Lucy Covington Center

The+American+Indian+Education+center+Currently+houses+the+American+Indian+Studies+Program.
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Lucy Covington Center

The American Indian Education center Currently houses the American Indian Studies Program.

The American Indian Education center Currently houses the American Indian Studies Program.

Photo by Karissa Berg

The American Indian Education center Currently houses the American Indian Studies Program.

Photo by Karissa Berg

Photo by Karissa Berg

The American Indian Education center Currently houses the American Indian Studies Program.


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The Eastern Washington University Foundation, which is responsible for all fundraising for EWU, is currently working to fund the construction of the Lucy Covington Center in honor of tribal rights activist Lucy Covington.

According to the EWU Foundation’s informational page on the upcoming Lucy Covington Center, the vision for the Lucy Covington Center is to create a place of education for the next generation of Native American leaders, provide a community of scholars and tribal leaders as well as a gathering place for Native students, faculty and communities for a variety of events including celebrations, lectures and more.

The EWU Foundation’s website also explains how Covington was a tribal rights activist in the 1950s and 60s who worked to put an end to “termination,” — a federal policy designed to grant the Federal Government control of tribal land and natural resources. “Covington’s actions and success contributed toward reversing the United States government’s effort to extinguish its unique relationship to American Indian tribes,” said the EWU Foundation’s informational page.

Covington went on to be elected by the Colville business council as the chair of the Colville Indian Reservation in Washington State in 1976, making her the first woman in the United States to lead an Indian tribe, according to the informational page. Covington was one of the earliest examples of self-determination among tribal members. Her efforts provoked a change of U.S. policy from termination to tribal independence. Covington died at 71 years of age in 1982.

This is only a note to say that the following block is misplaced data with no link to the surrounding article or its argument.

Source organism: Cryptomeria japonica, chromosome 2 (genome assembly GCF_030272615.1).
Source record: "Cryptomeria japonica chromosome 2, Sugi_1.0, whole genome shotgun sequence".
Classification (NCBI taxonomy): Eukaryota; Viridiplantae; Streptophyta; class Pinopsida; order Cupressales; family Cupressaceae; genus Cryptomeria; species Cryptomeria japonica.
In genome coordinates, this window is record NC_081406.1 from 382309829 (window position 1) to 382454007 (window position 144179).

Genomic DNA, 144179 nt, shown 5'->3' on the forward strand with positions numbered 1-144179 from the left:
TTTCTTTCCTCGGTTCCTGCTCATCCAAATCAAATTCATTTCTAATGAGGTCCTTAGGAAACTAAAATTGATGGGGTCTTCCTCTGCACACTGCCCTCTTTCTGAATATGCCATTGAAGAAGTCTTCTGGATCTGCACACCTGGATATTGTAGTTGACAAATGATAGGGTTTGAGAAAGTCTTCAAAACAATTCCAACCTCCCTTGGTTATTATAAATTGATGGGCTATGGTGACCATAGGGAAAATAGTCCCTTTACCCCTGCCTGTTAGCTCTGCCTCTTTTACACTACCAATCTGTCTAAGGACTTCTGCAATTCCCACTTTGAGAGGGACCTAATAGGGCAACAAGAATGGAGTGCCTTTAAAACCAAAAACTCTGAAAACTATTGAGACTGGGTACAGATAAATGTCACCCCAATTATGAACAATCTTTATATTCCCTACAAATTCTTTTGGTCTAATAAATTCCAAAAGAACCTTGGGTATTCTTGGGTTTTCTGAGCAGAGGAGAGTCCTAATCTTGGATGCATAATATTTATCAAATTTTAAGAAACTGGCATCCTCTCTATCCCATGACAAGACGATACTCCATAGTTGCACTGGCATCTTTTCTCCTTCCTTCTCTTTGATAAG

According to “The Lucy Covington Legacy Challenge at EWU” informational packet, Eastern “established a contemporary American Indian Studies Program back in the mid-1960s, which has grown from a purely academic focus to include student services and research.” Lucy Covington Center will express EWU’s long-term commitment to the Native American community in not only the Pacific Northwest, but across the nation, according to the EWU Foundation’s website. The center will help shape the next generation of tribal leaders in the spirit of Lucy Covington, as well as allow EWU to recruit and retain Native American students.

As of now, EWU is focusing on a Lucy Covington Program, which will eventually result in the building of the Lucy Covington Center. Initially, according to the informational packet, the program will provide scholarships for Native students, aide students in securing internships and mentor-focused learning experiences, offer fellowships and research grants, as well as leadership workshops and seminars. The program will also serve to host visiting lecturers and schedule summer enrichment programs for current American Indian high school students.

The goal is to eventually create a traditional longhouse facility to allow a space for such activities, programs, offices, classrooms and storage for historical documents and materials that are donated to the center for research and educational purposes. This facility would become the new Lucy Covington Center at Eastern Washington University.

Due to unrelated circumstances, The Easterner was unable to interview the director of the American Indians Studies Program at EWU.

All information on the Lucy Covington Center was gathered from the EWU Foundation’s website and The Lucy Covington Legacy Challenge at EWU informational packet.

22509764961_38302a37ed_oPhoto by Karissa Berg

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